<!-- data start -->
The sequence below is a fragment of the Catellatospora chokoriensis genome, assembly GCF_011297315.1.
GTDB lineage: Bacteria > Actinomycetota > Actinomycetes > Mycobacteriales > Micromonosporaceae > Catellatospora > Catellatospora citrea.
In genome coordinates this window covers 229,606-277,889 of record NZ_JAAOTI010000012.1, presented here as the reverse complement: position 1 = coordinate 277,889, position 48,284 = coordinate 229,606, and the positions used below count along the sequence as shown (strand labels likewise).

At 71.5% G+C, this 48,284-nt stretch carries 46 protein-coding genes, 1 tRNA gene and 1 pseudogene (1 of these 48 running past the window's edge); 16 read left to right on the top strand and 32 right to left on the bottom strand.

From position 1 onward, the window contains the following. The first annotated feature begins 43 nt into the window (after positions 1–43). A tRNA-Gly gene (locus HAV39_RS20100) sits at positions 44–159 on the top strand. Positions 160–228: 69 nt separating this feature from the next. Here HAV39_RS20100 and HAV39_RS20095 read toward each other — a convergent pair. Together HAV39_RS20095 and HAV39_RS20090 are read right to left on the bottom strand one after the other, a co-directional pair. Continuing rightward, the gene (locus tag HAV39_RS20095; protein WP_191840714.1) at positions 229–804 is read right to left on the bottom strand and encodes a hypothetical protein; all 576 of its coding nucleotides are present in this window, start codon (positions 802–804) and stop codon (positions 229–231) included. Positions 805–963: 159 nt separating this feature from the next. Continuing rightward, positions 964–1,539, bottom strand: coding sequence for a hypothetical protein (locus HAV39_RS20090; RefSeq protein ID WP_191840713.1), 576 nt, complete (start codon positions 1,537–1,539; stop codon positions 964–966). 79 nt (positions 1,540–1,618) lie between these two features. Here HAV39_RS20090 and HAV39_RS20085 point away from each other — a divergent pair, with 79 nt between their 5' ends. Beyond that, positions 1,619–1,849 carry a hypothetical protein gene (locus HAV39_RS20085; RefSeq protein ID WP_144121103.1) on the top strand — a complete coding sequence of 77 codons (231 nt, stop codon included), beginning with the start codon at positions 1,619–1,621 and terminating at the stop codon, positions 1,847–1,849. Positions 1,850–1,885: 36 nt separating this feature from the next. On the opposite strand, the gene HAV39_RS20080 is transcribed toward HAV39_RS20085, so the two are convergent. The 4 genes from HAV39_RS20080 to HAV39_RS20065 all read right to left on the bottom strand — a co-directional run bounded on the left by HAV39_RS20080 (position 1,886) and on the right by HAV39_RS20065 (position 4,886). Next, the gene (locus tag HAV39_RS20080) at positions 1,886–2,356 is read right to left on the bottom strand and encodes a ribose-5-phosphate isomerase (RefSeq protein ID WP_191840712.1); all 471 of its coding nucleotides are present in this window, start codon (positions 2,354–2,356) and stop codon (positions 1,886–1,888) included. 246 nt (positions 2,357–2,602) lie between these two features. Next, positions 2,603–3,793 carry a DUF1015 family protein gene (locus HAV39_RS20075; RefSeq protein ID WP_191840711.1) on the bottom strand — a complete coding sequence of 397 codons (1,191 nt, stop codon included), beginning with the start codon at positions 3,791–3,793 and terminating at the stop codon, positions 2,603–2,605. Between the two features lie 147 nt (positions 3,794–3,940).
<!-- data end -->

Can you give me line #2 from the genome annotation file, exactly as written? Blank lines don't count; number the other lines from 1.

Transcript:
GTDB lineage: Bacteria > Actinomycetota > Actinomycetes > Mycobacteriales > Micromonosporaceae > Catellatospora > Catellatospora citrea.